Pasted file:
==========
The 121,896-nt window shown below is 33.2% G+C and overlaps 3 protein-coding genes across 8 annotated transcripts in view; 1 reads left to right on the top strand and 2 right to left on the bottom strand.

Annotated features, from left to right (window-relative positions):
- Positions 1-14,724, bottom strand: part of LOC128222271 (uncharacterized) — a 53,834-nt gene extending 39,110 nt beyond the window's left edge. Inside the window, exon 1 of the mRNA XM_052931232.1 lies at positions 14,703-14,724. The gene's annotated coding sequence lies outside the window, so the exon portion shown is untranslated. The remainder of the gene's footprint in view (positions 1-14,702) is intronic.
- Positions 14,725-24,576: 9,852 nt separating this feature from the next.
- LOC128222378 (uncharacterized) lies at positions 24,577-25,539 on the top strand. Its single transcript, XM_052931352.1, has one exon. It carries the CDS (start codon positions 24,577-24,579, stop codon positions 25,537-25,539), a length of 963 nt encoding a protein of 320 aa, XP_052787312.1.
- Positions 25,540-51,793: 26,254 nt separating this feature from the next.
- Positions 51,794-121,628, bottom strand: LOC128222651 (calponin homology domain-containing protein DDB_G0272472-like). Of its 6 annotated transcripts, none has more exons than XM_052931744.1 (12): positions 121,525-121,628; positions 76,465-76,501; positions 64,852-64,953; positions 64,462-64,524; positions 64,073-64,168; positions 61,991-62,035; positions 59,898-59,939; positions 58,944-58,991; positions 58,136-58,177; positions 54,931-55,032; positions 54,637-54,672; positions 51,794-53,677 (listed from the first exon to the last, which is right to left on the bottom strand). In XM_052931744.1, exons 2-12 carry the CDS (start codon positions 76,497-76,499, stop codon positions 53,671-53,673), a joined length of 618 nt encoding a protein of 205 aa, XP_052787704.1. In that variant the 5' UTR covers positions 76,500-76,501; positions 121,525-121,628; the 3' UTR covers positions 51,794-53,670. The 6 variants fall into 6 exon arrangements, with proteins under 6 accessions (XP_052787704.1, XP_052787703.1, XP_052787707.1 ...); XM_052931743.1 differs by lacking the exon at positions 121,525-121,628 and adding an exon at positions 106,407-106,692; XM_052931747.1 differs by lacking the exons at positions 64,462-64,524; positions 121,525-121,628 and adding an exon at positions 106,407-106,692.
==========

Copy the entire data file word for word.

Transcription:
The 121,896-nt window shown below is 33.2% G+C and overlaps 3 protein-coding genes across 8 annotated transcripts in view; 1 reads left to right on the top strand and 2 right to left on the bottom strand.

Annotated features, from left to right (window-relative positions):
- Positions 1-14,724, bottom strand: part of LOC128222271 (uncharacterized) — a 53,834-nt gene extending 39,110 nt beyond the window's left edge. Inside the window, exon 1 of the mRNA XM_052931232.1 lies at positions 14,703-14,724. The gene's annotated coding sequence lies outside the window, so the exon portion shown is untranslated. The remainder of the gene's footprint in view (positions 1-14,702) is intronic.
- Positions 14,725-24,576: 9,852 nt separating this feature from the next.
- LOC128222378 (uncharacterized) lies at positions 24,577-25,539 on the top strand. Its single transcript, XM_052931352.1, has one exon. It carries the CDS (start codon positions 24,577-24,579, stop codon positions 25,537-25,539), a length of 963 nt encoding a protein of 320 aa, XP_052787312.1.
- Positions 25,540-51,793: 26,254 nt separating this feature from the next.
- Positions 51,794-121,628, bottom strand: LOC128222651 (calponin homology domain-containing protein DDB_G0272472-like). Of its 6 annotated transcripts, none has more exons than XM_052931744.1 (12): positions 121,525-121,628; positions 76,465-76,501; positions 64,852-64,953; positions 64,462-64,524; positions 64,073-64,168; positions 61,991-62,035; positions 59,898-59,939; positions 58,944-58,991; positions 58,136-58,177; positions 54,931-55,032; positions 54,637-54,672; positions 51,794-53,677 (listed from the first exon to the last, which is right to left on the bottom strand). In XM_052931744.1, exons 2-12 carry the CDS (start codon positions 76,497-76,499, stop codon positions 53,671-53,673), a joined length of 618 nt encoding a protein of 205 aa, XP_052787704.1. In that variant the 5' UTR covers positions 76,500-76,501; positions 121,525-121,628; the 3' UTR covers positions 51,794-53,670. The 6 variants fall into 6 exon arrangements, with proteins under 6 accessions (XP_052787704.1, XP_052787703.1, XP_052787707.1 ...); XM_052931743.1 differs by lacking the exon at positions 121,525-121,628 and adding an exon at positions 106,407-106,692; XM_052931747.1 differs by lacking the exons at positions 64,462-64,524; positions 121,525-121,628 and adding an exon at positions 106,407-106,692.